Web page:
9. The Language of Flowers by Vanessa Diffenbaugh – I read this book in the fall, and it lingers with me still. It is about Victoria, a broken girl in the foster care system, who is trying to find purpose in her life through her love of flowers. Sometimes the flowers say things that are trapped inside of her, and at other times the flowers allow her to communicate with others, and say more than she could ever say in words. The book could be frustrating at times, because, as one reviewer put it, you continually find yourself wanting to shake Victoria and say, “Why can’t you just let yourself be happy?” Time and again, she lets love slip because she feels unworthy. The book is extremely well-written, emotional, and beautiful.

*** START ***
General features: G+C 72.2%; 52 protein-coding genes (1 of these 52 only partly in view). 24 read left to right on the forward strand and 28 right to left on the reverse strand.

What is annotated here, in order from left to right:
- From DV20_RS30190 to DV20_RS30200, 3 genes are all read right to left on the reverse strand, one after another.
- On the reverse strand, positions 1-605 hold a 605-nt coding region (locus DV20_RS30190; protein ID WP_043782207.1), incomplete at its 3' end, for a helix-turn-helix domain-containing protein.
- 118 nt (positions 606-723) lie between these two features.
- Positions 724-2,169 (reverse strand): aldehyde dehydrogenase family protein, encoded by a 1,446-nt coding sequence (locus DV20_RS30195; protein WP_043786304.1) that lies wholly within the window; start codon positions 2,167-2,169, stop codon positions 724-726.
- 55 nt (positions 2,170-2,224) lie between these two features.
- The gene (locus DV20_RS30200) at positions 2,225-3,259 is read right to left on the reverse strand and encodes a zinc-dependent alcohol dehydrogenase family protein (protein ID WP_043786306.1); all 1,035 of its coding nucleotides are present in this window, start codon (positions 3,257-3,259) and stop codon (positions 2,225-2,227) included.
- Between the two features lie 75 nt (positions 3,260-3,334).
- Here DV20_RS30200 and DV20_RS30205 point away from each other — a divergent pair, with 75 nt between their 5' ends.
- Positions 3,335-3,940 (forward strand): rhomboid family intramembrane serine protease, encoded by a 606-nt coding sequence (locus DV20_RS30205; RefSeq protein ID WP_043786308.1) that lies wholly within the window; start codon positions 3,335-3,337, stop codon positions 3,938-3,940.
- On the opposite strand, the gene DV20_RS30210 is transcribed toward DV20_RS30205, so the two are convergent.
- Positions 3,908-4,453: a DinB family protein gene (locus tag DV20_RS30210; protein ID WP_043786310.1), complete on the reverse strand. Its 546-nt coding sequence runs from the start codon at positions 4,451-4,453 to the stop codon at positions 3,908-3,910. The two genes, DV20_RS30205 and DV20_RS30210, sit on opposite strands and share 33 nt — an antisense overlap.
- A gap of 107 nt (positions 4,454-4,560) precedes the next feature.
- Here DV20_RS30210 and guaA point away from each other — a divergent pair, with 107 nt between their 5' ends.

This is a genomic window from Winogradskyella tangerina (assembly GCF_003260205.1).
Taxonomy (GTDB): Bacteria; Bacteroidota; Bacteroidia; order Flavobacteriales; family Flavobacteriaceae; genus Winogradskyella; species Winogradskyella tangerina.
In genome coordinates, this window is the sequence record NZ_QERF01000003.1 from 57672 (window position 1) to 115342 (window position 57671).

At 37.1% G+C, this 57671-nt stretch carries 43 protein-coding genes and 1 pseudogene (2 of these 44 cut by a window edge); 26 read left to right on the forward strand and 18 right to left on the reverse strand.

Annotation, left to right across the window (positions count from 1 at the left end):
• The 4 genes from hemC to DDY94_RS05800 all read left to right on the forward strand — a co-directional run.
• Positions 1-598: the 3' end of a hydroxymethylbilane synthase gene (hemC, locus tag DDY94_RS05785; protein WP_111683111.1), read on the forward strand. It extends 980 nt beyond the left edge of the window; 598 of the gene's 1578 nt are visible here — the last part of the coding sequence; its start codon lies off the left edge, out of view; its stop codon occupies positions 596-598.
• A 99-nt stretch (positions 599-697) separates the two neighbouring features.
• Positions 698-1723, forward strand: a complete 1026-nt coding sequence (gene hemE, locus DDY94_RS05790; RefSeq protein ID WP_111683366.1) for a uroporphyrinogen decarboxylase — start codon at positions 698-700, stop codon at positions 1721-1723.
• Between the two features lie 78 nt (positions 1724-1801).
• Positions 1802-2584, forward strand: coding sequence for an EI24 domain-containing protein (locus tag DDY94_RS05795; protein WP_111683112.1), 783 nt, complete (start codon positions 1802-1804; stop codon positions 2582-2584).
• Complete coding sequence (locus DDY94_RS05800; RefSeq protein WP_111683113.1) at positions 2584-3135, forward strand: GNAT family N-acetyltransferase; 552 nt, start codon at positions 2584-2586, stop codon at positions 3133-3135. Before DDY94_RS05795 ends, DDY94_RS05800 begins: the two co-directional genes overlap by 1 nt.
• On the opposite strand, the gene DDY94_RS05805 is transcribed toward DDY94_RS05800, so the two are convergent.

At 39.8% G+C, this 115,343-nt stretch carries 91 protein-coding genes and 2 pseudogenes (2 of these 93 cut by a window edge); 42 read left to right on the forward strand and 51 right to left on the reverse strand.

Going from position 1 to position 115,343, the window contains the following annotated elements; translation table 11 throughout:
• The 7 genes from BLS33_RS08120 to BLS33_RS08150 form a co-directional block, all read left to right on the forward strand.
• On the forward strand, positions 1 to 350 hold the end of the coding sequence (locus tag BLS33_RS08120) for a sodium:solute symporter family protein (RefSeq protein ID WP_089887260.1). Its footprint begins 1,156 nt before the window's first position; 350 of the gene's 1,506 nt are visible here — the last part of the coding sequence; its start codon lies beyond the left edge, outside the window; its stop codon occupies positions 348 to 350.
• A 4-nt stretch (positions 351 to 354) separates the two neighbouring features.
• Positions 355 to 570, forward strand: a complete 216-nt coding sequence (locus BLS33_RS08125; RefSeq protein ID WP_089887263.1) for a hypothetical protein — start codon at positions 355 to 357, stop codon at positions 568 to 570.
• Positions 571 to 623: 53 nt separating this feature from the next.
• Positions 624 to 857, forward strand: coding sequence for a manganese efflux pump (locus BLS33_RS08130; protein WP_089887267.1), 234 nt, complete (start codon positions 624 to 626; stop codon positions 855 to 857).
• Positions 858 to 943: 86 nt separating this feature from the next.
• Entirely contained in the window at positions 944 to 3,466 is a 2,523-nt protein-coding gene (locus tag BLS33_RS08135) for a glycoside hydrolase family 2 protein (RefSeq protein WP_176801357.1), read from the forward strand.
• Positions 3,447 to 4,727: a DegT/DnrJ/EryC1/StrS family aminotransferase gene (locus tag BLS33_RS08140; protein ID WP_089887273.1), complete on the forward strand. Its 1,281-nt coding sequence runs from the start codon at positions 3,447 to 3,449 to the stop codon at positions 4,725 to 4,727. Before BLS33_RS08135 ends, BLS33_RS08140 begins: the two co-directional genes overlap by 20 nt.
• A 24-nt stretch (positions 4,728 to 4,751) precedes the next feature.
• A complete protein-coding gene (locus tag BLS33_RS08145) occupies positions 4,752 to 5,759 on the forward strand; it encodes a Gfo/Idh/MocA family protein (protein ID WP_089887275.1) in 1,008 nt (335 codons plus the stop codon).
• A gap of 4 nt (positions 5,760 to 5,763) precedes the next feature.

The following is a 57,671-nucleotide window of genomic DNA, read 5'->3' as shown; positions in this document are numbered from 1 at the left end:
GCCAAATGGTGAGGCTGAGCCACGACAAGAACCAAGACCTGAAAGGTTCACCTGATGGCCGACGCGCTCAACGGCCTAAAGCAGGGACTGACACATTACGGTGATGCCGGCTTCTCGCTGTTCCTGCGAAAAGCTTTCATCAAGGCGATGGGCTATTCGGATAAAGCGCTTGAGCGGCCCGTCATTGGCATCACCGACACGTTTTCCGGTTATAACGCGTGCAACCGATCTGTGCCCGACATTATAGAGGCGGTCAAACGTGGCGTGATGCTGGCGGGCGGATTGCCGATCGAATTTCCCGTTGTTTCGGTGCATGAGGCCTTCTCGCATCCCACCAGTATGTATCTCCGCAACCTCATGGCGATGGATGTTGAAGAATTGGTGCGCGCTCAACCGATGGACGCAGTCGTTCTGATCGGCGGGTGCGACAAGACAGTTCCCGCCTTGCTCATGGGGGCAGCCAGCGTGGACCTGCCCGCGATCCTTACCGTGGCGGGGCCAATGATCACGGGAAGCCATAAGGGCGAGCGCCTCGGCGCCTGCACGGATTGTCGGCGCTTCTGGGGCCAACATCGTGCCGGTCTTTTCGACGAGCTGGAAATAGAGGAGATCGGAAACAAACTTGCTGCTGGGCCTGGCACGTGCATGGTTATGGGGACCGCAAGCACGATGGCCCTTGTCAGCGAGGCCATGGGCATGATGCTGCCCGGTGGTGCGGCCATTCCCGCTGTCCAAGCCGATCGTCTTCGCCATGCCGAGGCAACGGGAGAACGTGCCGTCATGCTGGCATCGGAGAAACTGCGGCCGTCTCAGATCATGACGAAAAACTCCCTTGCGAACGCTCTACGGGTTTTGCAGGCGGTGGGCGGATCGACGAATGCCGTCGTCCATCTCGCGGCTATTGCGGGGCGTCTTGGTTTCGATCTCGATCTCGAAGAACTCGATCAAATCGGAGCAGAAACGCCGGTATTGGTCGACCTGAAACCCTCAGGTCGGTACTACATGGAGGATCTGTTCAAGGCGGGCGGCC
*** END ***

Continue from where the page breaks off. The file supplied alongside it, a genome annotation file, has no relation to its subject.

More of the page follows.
10. The Girl With Seven Names by Hyenseo Lee – This book was selected as the November read for my Ottawa book club. I literally could not put it down. It’s a book about a girl who escapes North Korea and goes on a long, arduous path to reunite with her family and find her identity in a new country. We had a lively book club discussion about this book, and wondered how one person could possibly endure so much, and if she feels as though the pain was all worth it in the end. I posted a picture of all of us from the book club, and it was so cool when Hyenseo herself came across the photo on Instagram and liked my picture! (yep I am easily excited). Hyenseo Lee (her seventh name) is now a human rights advocate and has given one of the most-watched TED talks of all time. This book shook me to my core. It was equal parts inspiring, tormenting, and riveting. I highly recommend it.
- Ruling Your World – Sakyong Mipham
- Brain Rules – John Medina
- Save Me – Kristyn Kusek Lewis
- Proof of Heaven – Eben Alexander
- The Path of the Dreamhealer – Adam McLeod
- Fates and Furies – Lauren Groff